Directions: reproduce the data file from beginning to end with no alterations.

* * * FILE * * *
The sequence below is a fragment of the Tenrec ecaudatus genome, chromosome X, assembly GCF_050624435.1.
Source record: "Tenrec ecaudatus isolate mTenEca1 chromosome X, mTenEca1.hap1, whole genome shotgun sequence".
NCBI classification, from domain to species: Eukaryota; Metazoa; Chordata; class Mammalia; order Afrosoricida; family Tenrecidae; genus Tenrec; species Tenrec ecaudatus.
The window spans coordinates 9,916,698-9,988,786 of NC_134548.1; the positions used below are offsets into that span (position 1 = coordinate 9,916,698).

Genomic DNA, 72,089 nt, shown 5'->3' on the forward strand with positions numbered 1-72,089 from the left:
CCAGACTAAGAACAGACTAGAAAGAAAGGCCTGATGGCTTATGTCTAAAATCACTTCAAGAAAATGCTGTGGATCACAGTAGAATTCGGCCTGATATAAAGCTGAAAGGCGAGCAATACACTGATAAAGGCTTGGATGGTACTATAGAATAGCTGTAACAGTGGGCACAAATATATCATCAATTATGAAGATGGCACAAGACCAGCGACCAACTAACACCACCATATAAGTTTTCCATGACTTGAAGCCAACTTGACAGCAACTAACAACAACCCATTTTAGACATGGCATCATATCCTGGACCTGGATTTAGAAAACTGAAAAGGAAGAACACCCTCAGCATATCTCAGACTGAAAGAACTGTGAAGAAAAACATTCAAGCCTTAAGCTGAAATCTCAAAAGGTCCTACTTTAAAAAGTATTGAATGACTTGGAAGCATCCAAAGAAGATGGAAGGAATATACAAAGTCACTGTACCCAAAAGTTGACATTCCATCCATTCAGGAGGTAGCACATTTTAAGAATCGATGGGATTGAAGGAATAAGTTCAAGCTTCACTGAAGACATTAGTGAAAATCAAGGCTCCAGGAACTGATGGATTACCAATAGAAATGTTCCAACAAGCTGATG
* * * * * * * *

The sequence below is a fragment of the Tenrec ecaudatus genome, chromosome X, assembly GCF_050624435.1.
Source record: "Tenrec ecaudatus isolate mTenEca1 chromosome X, mTenEca1.hap1, whole genome shotgun sequence".
NCBI classification, from domain to species: Eukaryota; Metazoa; Chordata; class Mammalia; order Afrosoricida; family Tenrecidae; genus Tenrec; species Tenrec ecaudatus.
The window spans coordinates 9,916,698-9,988,786 of NC_134548.1; the positions used below are offsets into that span (position 1 = coordinate 9,916,698).

Genomic DNA, 72,089 nt, shown 5'->3' on the forward strand with positions numbered 1-72,089 from the left:
CCAGACTAAGAACAGACTAGAAAGAAAGGCCTGATGGCTTATGTCTAAAATCACTTCAAGAAAATGCTGTGGATCACAGTAGAATTCGGCCTGATATAAAGCTGAAAGGCGAGCAATACACTGATAAAGGCTTGGATGGTACTATAGAATAGCTGTAACAGTGGGCACAAATATATCATCAATTATGAAGATGGCACAAGACCAGCGACCAACTAACACCACCATATAAGTTTTCCATGACTTGAAGCCAACTTGACAGCAACTAACAACAACCCATTTTAGACATGGCATCATATCCTGGACCTGGATTTAGAAAACTGAAAAGGAAGAACACCCTCAGCATATCTCAGACTGAAAGAACTGTGAAGAAAAACATTCAAGCCTTAAGCTGAAATCTCAAAAGGTCCTACTTTAAAAAGTATTGAATGACTTGGAAGCATCCAAAGAAGATGGAAGGAATATACAAAGTCACTGTACCCAAAAGTTGACATTCCATCCATTCAGGAGGTAGCACATTTTAAGAATCGATGGGATTGAAGGAATAAGTTCAAGCTTCACTGAAGACATTAGTGAAAATCAAGGCTCCAGGAACTGATGGATTACCAATAGAAATGTTCCAACAAGCTGATG